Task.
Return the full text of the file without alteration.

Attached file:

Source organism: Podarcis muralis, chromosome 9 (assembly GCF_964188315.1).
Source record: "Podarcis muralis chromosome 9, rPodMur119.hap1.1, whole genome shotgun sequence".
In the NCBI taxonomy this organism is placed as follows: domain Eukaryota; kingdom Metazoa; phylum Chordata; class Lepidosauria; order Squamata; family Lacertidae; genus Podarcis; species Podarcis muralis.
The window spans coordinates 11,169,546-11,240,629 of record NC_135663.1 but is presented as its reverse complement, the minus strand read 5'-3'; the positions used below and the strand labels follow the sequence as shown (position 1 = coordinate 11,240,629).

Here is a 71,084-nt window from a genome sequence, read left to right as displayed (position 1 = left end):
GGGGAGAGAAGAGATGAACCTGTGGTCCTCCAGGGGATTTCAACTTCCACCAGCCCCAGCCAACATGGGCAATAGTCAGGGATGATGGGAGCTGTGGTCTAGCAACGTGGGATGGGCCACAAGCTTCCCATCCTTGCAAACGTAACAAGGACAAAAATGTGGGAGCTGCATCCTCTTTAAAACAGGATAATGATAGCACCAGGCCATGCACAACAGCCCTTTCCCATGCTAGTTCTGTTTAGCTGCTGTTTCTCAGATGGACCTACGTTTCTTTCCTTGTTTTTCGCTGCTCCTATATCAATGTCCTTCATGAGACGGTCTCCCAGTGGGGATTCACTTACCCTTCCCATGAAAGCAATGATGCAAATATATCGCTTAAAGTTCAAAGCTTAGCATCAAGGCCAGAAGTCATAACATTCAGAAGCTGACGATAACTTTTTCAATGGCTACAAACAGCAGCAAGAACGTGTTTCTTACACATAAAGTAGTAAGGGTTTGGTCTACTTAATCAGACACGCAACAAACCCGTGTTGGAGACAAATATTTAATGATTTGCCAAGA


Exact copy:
Source organism: Podarcis muralis, chromosome 9 (assembly GCF_964188315.1).
Source record: "Podarcis muralis chromosome 9, rPodMur119.hap1.1, whole genome shotgun sequence".
In the NCBI taxonomy this organism is placed as follows: domain Eukaryota; kingdom Metazoa; phylum Chordata; class Lepidosauria; order Squamata; family Lacertidae; genus Podarcis; species Podarcis muralis.
The window spans coordinates 11,169,546-11,240,629 of record NC_135663.1 but is presented as its reverse complement, the minus strand read 5'-3'; the positions used below and the strand labels follow the sequence as shown (position 1 = coordinate 11,240,629).

Here is a 71,084-nt window from a genome sequence, read left to right as displayed (position 1 = left end):
GGGGAGAGAAGAGATGAACCTGTGGTCCTCCAGGGGATTTCAACTTCCACCAGCCCCAGCCAACATGGGCAATAGTCAGGGATGATGGGAGCTGTGGTCTAGCAACGTGGGATGGGCCACAAGCTTCCCATCCTTGCAAACGTAACAAGGACAAAAATGTGGGAGCTGCATCCTCTTTAAAACAGGATAATGATAGCACCAGGCCATGCACAACAGCCCTTTCCCATGCTAGTTCTGTTTAGCTGCTGTTTCTCAGATGGACCTACGTTTCTTTCCTTGTTTTTCGCTGCTCCTATATCAATGTCCTTCATGAGACGGTCTCCCAGTGGGGATTCACTTACCCTTCCCATGAAAGCAATGATGCAAATATATCGCTTAAAGTTCAAAGCTTAGCATCAAGGCCAGAAGTCATAACATTCAGAAGCTGACGATAACTTTTTCAATGGCTACAAACAGCAGCAAGAACGTGTTTCTTACACATAAAGTAGTAAGGGTTTGGTCTACTTAATCAGACACGCAACAAACCCGTGTTGGAGACAAATATTTAATGATTTGCCAAGA